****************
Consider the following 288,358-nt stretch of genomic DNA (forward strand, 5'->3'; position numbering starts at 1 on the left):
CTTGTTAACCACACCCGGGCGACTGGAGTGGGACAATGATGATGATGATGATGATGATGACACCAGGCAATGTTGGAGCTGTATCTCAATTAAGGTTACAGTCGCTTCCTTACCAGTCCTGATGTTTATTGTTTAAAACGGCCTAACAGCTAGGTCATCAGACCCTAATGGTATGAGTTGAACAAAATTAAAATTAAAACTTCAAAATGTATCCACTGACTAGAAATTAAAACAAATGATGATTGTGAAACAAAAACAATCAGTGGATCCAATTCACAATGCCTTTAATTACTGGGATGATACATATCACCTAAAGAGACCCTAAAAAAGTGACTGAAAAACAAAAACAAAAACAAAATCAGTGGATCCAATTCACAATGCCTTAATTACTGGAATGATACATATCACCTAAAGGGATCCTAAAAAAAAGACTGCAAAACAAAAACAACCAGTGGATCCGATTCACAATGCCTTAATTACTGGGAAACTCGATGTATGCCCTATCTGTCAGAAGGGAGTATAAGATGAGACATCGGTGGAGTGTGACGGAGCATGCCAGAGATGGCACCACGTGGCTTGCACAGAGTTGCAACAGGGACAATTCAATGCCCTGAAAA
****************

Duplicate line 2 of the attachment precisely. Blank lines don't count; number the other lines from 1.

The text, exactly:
CTTGTTAACCACACCCGGGCGACTGGAGTGGGACAATGATGATGATGATGATGATGATGACACCAGGCAATGTTGGAGCTGTATCTCAATTAAGGTTACAGTCGCTTCCTTACCAGTCCTGATGTTTATTGTTTAAAACGGCCTAACAGCTAGGTCATCAGACCCTAATGGTATGAGTTGAACAAAATTAAAATTAAAACTTCAAAATGTATCCACTGACTAGAAATTAAAACAAATGATGATTGTGAAACAAAAACAATCAGTGGATCCAATTCACAATGCCTTTAATTACTGGGATGATACATATCACCTAAAGAGACCCTAAAAAAGTGACTGAAAAACAAAAACAAAAACAAAATCAGTGGATCCAATTCACAATGCCTTAATTACTGGAATGATACATATCACCTAAAGGGATCCTAAAAAAAAGACTGCAAAACAAAAACAACCAGTGGATCCGATTCACAATGCCTTAATTACTGGGAAACTCGATGTATGCCCTATCTGTCAGAAGGGAGTATAAGATGAGACATCGGTGGAGTGTGACGGAGCATGCCAGAGATGGCACCACGTGGCTTGCACAGAGTTGCAACAGGGACAATTCAATGCCCTGAAAA